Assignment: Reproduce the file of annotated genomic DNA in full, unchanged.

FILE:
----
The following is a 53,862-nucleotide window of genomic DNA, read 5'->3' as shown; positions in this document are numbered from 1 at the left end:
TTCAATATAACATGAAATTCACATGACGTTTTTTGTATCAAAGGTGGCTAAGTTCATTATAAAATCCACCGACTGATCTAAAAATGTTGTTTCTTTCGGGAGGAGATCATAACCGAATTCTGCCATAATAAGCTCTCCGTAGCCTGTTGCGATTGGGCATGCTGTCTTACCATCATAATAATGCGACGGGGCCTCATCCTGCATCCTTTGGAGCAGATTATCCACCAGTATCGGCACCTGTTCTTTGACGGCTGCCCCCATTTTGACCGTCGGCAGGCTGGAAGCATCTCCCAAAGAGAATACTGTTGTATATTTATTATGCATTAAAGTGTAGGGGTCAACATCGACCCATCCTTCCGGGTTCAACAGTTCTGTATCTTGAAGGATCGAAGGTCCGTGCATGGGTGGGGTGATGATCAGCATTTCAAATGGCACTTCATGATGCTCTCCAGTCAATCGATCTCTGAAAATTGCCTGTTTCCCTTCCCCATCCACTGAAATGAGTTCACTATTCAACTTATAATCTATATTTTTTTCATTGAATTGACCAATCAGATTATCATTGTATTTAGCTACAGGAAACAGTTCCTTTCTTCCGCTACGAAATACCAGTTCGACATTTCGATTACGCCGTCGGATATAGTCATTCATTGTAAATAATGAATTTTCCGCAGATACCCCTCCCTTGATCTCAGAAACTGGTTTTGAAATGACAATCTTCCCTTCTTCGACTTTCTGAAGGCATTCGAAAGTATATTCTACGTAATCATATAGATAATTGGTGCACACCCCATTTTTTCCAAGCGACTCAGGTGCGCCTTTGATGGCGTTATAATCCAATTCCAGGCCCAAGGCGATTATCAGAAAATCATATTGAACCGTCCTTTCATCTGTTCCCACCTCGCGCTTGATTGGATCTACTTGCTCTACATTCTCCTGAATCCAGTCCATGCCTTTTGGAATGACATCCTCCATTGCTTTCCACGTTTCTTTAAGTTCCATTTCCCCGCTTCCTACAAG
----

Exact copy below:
The following is a 53,862-nucleotide window of genomic DNA, read 5'->3' as shown; positions in this document are numbered from 1 at the left end:
TTCAATATAACATGAAATTCACATGACGTTTTTTGTATCAAAGGTGGCTAAGTTCATTATAAAATCCACCGACTGATCTAAAAATGTTGTTTCTTTCGGGAGGAGATCATAACCGAATTCTGCCATAATAAGCTCTCCGTAGCCTGTTGCGATTGGGCATGCTGTCTTACCATCATAATAATGCGACGGGGCCTCATCCTGCATCCTTTGGAGCAGATTATCCACCAGTATCGGCACCTGTTCTTTGACGGCTGCCCCCATTTTGACCGTCGGCAGGCTGGAAGCATCTCCCAAAGAGAATACTGTTGTATATTTATTATGCATTAAAGTGTAGGGGTCAACATCGACCCATCCTTCCGGGTTCAACAGTTCTGTATCTTGAAGGATCGAAGGTCCGTGCATGGGTGGGGTGATGATCAGCATTTCAAATGGCACTTCATGATGCTCTCCAGTCAATCGATCTCTGAAAATTGCCTGTTTCCCTTCCCCATCCACTGAAATGAGTTCACTATTCAACTTATAATCTATATTTTTTTCATTGAATTGACCAATCAGATTATCATTGTATTTAGCTACAGGAAACAGTTCCTTTCTTCCGCTACGAAATACCAGTTCGACATTTCGATTACGCCGTCGGATATAGTCATTCATTGTAAATAATGAATTTTCCGCAGATACCCCTCCCTTGATCTCAGAAACTGGTTTTGAAATGACAATCTTCCCTTCTTCGACTTTCTGAAGGCATTCGAAAGTATATTCTACGTAATCATATAGATAATTGGTGCACACCCCATTTTTTCCAAGCGACTCAGGTGCGCCTTTGATGGCGTTATAATCCAATTCCAGGCCCAAGGCGATTATCAGAAAATCATATTGAACCGTCCTTTCATCTGTTCCCACCTCGCGCTTGATTGGATCTACTTGCTCTACATTCTCCTGAATCCAGTCCATGCCTTTTGGAATGACATCCTCCATTGCTTTCCACGTTTCTTTAAGTTCCATTTCCCCGCTTCCTACAAG